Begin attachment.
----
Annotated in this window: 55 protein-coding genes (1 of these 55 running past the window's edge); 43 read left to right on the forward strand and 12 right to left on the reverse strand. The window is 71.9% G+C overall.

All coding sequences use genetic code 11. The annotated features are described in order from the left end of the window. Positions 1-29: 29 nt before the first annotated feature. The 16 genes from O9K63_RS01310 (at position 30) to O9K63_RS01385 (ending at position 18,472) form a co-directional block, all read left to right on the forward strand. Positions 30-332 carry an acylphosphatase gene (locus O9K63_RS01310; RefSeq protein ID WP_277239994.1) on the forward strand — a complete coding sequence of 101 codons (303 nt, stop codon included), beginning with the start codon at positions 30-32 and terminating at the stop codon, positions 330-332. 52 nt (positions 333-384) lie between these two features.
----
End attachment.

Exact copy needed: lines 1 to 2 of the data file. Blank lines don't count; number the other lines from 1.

Annotated in this window: 55 protein-coding genes (1 of these 55 running past the window's edge); 43 read left to right on the forward strand and 12 right to left on the reverse strand. The window is 71.9% G+C overall.

All coding sequences use genetic code 11. The annotated features are described in order from the left end of the window. Positions 1-29: 29 nt before the first annotated feature. The 16 genes from O9K63_RS01310 (at position 30) to O9K63_RS01385 (ending at position 18,472) form a co-directional block, all read left to right on the forward strand. Positions 30-332 carry an acylphosphatase gene (locus O9K63_RS01310; RefSeq protein ID WP_277239994.1) on the forward strand — a complete coding sequence of 101 codons (303 nt, stop codon included), beginning with the start codon at positions 30-32 and terminating at the stop codon, positions 330-332. 52 nt (positions 333-384) lie between these two features.